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Work Environment

Hillevi Engström: more social responsibility needed in working life

Hillevi Engström: more social responsibility needed in working life

(Nov 24, 2010) Once the leading star of Swedish Police, Hillevi Engström is now in charge of whipping working life into line. She wants to use her role as Minister for Employment to challenge businesses to take social responsibility. In return she offers economical incentives and an improved education system.

Work environment key to Swedish competitiveness

(Nov 03, 2010) The work environment is often associated with risks, but now the Swedish government wants to turn the phrase on its head and highlight the positive sides. A good work environment can improve workers' health, lift the business and improve competitiveness. Those are some of the conclusions from the government's national action plan for the work environment which it presented in September.

Swedish work environment tempts Chinese

(May 10, 2010) Oscar Berger is Sweden's Counsellor of Labour Market Affairs in Beijing. His job is to study the Chinese labour market and employment issues for the future - including Chinese competence and labour immigration.

New convention improves marine working environments

(May 05, 2010) Shipping is the most global of all businesses. One reason for introducing a new Marine Labour Convention is to create a more even playing field for the shipping companies. Shipowners should no longer be able to save money by cutting wages or neglecting the working environment.

Focus on ill health means less absence

Focus on ill health means less absence

(Feb 09, 2010) If you at an early stage enter a dialogue with workers who are ill, you reduce the level of sick leave. That's the experience in the Høje-Taastrup municipality west of Copenhagen.

Sick leave in Finland: municipalities on the right track

Sick leave in Finland: municipalities on the right track

(Feb 09, 2010) Many Finish municipalities have managed to turn the trend of ever increasing levels of sick leave. As the country's largest municipal employer, the City of Helsinki is developing ways of helping people on long-term sick leave to get back to work.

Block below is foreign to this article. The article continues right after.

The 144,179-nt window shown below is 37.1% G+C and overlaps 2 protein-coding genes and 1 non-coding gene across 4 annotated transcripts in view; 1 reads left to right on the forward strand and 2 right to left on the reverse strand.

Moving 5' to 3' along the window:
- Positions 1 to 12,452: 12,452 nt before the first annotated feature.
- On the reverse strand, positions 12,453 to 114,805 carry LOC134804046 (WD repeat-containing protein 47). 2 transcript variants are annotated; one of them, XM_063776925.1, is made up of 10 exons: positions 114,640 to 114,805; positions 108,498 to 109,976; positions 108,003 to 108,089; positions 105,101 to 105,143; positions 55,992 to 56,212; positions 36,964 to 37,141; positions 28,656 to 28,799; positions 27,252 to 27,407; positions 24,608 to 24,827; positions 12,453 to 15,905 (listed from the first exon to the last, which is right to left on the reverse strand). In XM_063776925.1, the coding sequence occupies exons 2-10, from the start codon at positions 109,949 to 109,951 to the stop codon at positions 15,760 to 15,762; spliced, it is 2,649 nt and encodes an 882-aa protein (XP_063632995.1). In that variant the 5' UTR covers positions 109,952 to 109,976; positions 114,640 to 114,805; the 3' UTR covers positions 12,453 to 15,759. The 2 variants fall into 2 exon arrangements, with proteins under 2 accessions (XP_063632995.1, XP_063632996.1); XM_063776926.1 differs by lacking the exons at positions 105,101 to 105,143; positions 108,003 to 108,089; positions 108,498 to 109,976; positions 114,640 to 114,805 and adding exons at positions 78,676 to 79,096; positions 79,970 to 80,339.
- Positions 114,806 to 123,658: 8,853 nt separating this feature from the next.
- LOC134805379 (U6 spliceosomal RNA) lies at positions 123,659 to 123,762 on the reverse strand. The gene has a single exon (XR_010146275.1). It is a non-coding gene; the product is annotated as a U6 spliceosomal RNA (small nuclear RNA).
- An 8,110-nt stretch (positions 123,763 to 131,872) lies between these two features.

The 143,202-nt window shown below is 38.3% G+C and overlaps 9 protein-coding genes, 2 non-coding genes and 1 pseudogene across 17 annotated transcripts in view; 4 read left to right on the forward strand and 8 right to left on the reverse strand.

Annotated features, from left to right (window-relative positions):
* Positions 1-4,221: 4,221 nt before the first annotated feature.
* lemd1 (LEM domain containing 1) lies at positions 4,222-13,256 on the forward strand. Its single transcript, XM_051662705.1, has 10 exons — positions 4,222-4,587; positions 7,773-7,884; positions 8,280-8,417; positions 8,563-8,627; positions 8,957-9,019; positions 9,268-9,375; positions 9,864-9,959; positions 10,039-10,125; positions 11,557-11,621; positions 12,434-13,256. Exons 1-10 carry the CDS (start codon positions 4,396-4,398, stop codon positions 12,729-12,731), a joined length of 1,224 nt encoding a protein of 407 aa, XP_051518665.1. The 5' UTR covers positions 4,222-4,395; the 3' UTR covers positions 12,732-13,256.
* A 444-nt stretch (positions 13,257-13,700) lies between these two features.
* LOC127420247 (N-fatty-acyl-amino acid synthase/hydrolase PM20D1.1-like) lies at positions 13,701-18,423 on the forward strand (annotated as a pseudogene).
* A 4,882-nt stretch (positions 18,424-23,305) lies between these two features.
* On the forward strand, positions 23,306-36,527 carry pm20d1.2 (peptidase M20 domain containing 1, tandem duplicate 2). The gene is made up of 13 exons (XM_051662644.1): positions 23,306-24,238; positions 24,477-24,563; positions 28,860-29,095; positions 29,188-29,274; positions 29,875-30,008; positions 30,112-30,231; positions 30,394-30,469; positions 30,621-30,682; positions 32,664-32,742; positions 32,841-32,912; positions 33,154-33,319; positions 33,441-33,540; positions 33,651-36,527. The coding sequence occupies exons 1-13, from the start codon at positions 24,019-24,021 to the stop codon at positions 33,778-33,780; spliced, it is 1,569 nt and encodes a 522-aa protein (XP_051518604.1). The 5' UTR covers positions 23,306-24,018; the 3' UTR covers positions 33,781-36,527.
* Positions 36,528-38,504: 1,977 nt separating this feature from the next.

The constant hunt for ways to limit sick leave

The constant hunt for ways to limit sick leave

(Feb 09, 2010) Levels of sick leave vary a lot between the different Nordic countries, yet it seems it gets harder and harder to qualify for sickness benefit - whether the level of sick leave rises or falls. There is no agreement among researchers on what really lies behind these variations, nor on what policies actually work.

Positive factors at work – a new perspective

(Aug 01, 2009) What makes workers happy and content, and what keeps organisations healthy and productive? What makes workers resilient and good at adapting when more and more is demanded of them in an ever changing environment?

The best research has people-focus

(Dec 03, 2008) Working life research in the Nordic region has highlighted big changes in how businesses are run. So-called borderless working life offers flexible working hours and less division between work and leisure. But what are the long-term consequences?

Working Nation: The Mindset of the Enterprising Icelanders

(May 01, 2008) The Icelanders are known for being a great working nation. No nation has a larger part of the population in employment at any one time. This reflects both a high work participation rate amongst Icelandic women as well as amongst the elderly. Indeed many Icelanders stay in paid work up to the age of 70. The Icelanders thus retire later than people in most other nations, helping to keep pension expenditures modest.

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Work Environment in Scandinavian

Danish: arbejdsmiljø

Norwegian: arbeidsmiljø

Swedish: arbetsmiljö

Work Environment in focus:
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